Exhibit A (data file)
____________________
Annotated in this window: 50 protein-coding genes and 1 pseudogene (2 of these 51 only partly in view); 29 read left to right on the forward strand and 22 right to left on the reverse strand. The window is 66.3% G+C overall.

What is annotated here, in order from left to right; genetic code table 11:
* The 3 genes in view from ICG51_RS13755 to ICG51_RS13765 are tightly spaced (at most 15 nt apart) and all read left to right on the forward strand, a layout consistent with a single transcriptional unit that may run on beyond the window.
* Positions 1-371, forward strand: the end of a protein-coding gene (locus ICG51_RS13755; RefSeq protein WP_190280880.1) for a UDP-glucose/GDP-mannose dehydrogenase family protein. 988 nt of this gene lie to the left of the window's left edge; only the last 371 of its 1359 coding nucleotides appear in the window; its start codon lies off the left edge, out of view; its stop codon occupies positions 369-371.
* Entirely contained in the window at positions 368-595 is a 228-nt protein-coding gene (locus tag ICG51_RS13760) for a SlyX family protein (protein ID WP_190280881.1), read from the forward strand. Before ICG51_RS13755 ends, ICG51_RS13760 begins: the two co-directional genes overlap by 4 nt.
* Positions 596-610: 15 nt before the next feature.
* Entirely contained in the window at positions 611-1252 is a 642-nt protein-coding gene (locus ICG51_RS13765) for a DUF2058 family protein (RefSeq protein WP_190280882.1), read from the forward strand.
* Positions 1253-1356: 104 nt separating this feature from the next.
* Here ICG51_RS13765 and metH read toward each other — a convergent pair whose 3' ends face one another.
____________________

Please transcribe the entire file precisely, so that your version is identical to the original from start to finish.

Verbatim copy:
Annotated in this window: 50 protein-coding genes and 1 pseudogene (2 of these 51 only partly in view); 29 read left to right on the forward strand and 22 right to left on the reverse strand. The window is 66.3% G+C overall.

What is annotated here, in order from left to right; genetic code table 11:
* The 3 genes in view from ICG51_RS13755 to ICG51_RS13765 are tightly spaced (at most 15 nt apart) and all read left to right on the forward strand, a layout consistent with a single transcriptional unit that may run on beyond the window.
* Positions 1-371, forward strand: the end of a protein-coding gene (locus ICG51_RS13755; RefSeq protein WP_190280880.1) for a UDP-glucose/GDP-mannose dehydrogenase family protein. 988 nt of this gene lie to the left of the window's left edge; only the last 371 of its 1359 coding nucleotides appear in the window; its start codon lies off the left edge, out of view; its stop codon occupies positions 369-371.
* Entirely contained in the window at positions 368-595 is a 228-nt protein-coding gene (locus tag ICG51_RS13760) for a SlyX family protein (protein ID WP_190280881.1), read from the forward strand. Before ICG51_RS13755 ends, ICG51_RS13760 begins: the two co-directional genes overlap by 4 nt.
* Positions 596-610: 15 nt before the next feature.
* Entirely contained in the window at positions 611-1252 is a 642-nt protein-coding gene (locus ICG51_RS13765) for a DUF2058 family protein (RefSeq protein WP_190280882.1), read from the forward strand.
* Positions 1253-1356: 104 nt separating this feature from the next.
* Here ICG51_RS13765 and metH read toward each other — a convergent pair whose 3' ends face one another.